If you have to you could get you one of those sensitive drilling chucks. Let the CNC machine possition the bit, then use the sensitive drilling chuck by hand to drill the hole.

LittleMachineShop.com - Sensitive Drill Feed and 1/8" (3 mm) Keyless Drill Chuck

Jess

8. I have had the same problem (and still do) with 0.05in drills on aluminum. I got better at it but never found a perfect solution. What I do and lower my breakage rate is: make sure you have little runnout, use the short drill bit type, spot drill first, lower the feed, peck drill, put some w40 (I even have a special lubricant for aluminum forgot the name but it does not seem to help much more than w40) and rub the bit with a piece of wood when it is out and still spinning, before it goes drill another hole. That helps remove the chips. It seems to work ok with all of that combined but I cannot leave the operation unattended or it is certain I will break a bit before the 10 holes are drilled, usually after just three or four. The holes are 1/4 in deep by the way which is a lot for such a small drill bit. I also bought some expensive drill bits recommended for aluminum and it did not noticeably improve (I dont remember the brand). I tried running the spindle to up to 10000rpm but it seems to get worse so I stick with 5000rpm. I can't remember the feed but I think around 1ipm. That was not what was recommended to me but after experimenting a little that's what I ended up with.
I would be happy to hear from more experienced machinist what are their trick.

9. We do .002-.004 diam drills all the time. Hardly ever break one in the cnc. Spray mist, lots of rpm, lots of small pecks. 20k spindle though.

10. underthe tire,
What feed per rpm do you use? Even at 20K rpm that is still only about 10 fpm for .002" drill... nice and slow. Are the drills single flute or two flute?

11. My mill's max RPM is 10,000.

What gets me confused is the fact that when I use my cordless drill to drill with these same small bits, I get no breakage and I'm using no lubricant.

I've had to order some more bits so it will be a while till I can experiment some more. I'm thinking that at a certain diameter, traditional Speeds and Feeds don't seem to apply any more. In the field of photography, this type of phenomenon is referred to as the "Law Of Reciprocity."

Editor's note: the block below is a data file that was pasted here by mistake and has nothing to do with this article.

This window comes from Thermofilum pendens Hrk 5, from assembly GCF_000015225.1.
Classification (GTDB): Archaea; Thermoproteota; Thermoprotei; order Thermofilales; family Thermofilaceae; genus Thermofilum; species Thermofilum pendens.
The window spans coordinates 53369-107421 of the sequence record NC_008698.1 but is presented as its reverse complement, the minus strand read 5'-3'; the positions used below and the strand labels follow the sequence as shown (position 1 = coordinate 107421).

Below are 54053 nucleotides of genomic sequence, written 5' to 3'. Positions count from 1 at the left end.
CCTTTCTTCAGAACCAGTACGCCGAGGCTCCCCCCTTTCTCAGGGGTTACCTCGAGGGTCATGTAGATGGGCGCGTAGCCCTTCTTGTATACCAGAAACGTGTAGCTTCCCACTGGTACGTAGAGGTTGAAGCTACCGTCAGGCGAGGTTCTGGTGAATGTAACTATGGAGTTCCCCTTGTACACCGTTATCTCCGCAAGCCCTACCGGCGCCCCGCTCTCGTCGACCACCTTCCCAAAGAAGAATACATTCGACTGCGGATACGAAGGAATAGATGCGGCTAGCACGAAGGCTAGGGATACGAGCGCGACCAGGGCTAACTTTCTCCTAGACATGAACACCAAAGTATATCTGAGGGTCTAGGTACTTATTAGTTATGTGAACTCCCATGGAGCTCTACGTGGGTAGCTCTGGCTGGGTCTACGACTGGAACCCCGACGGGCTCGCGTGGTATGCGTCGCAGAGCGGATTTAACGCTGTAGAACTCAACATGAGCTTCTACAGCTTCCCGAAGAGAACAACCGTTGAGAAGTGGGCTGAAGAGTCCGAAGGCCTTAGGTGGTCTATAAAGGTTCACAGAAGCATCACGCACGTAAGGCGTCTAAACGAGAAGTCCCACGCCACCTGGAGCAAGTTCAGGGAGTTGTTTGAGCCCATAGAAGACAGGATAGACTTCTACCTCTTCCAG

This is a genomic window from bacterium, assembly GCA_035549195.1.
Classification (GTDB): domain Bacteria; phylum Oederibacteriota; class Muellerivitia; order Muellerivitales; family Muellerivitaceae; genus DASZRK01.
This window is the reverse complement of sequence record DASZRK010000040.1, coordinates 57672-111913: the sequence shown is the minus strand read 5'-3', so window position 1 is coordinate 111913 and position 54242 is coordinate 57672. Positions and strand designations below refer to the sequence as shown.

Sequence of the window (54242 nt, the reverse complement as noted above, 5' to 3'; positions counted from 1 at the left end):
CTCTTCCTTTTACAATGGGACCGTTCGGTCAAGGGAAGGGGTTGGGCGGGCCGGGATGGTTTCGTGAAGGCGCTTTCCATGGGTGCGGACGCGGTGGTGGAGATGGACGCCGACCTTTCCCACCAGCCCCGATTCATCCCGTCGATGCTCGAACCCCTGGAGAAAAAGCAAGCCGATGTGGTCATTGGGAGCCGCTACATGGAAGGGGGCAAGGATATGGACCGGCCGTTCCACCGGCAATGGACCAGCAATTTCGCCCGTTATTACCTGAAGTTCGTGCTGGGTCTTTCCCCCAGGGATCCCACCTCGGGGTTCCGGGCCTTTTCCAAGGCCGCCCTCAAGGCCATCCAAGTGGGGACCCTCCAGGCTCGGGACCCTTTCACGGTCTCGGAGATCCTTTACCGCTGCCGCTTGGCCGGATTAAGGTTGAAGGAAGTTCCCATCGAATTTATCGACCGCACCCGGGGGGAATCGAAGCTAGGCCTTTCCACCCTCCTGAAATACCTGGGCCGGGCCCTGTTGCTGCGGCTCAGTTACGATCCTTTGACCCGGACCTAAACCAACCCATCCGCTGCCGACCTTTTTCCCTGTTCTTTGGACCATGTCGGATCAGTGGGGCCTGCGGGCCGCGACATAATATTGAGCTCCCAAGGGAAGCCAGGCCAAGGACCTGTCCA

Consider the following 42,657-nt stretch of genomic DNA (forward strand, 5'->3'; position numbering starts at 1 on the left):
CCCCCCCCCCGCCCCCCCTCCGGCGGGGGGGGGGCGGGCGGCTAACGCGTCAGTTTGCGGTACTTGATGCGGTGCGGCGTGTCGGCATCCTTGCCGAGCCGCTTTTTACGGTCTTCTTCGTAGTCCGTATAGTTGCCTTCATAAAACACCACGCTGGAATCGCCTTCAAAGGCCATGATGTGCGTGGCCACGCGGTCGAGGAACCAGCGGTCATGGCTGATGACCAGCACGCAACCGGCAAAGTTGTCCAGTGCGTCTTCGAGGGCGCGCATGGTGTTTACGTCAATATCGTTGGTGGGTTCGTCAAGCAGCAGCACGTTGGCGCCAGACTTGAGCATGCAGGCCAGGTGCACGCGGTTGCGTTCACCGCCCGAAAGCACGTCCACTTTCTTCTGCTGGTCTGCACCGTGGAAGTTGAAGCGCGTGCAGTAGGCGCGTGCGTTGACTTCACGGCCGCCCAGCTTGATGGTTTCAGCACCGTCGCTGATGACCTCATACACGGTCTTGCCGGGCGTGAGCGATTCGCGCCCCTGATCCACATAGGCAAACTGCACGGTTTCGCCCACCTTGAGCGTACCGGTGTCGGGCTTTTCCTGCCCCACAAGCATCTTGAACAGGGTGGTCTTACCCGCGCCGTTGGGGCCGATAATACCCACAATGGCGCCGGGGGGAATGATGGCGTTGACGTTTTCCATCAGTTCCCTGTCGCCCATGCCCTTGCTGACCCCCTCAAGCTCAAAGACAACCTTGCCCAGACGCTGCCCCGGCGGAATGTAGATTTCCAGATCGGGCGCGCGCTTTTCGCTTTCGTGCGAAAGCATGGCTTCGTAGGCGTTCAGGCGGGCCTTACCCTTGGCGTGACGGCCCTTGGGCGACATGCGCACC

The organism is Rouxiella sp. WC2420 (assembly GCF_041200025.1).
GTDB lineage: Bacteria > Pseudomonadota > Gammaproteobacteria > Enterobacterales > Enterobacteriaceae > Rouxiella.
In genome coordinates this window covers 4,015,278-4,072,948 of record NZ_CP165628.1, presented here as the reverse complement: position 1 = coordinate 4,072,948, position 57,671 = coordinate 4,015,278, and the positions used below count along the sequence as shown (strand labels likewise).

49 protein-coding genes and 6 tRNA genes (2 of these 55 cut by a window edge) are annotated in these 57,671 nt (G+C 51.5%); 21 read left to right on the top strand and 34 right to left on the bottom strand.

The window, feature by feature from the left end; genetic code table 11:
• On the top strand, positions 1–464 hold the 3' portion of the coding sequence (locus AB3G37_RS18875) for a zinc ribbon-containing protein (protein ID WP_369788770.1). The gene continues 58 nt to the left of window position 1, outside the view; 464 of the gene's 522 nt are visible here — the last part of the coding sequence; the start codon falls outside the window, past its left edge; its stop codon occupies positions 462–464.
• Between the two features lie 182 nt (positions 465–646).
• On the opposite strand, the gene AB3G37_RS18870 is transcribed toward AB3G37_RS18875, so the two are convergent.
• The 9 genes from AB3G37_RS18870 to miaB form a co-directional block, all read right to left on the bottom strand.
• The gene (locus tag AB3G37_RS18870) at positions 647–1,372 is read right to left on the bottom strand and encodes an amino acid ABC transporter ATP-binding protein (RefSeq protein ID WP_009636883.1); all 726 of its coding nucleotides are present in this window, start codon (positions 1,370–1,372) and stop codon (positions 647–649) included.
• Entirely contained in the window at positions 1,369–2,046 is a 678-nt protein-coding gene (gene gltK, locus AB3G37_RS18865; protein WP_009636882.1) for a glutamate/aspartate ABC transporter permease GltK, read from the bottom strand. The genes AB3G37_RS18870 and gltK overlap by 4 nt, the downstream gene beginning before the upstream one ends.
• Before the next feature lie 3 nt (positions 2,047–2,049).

On my next go-around I thought I'd try to set my RPM to match my cordless drill and apply over-exaggerated Retraction-Heights along with lubrications. That way every thing's moving slow enough where I can stand in front of my mill and manually remove any material build up that tends to gum up the tip of my drill bit.

On my last project I had to drill 15 holes at .0625 diameter. The depth of my holes was set at .621". None of my bits made it beyond .15-.20" before snapping; unless I used my cordless drill; then I have the problem of drilling non-vertical-non-symmetrical holes.

Like most of you who have experienced these types of setbacks, I'll keep plucking away at it till I find the method that gives me the best results with the least amount of breakage.

I was just hoping that one of you fellow CNCers had found the "Holy-Grail-Method" of using these tiny drill bits. It appears that there really is no such thing; with respect to very small diameter drill bits.

MetalShavings

12. At very low feed rates the Z-axis will move in discrete steps, it's a digital device. A cordless hand-drill is an analog device.

Phil

Page 1 of 2 12 Last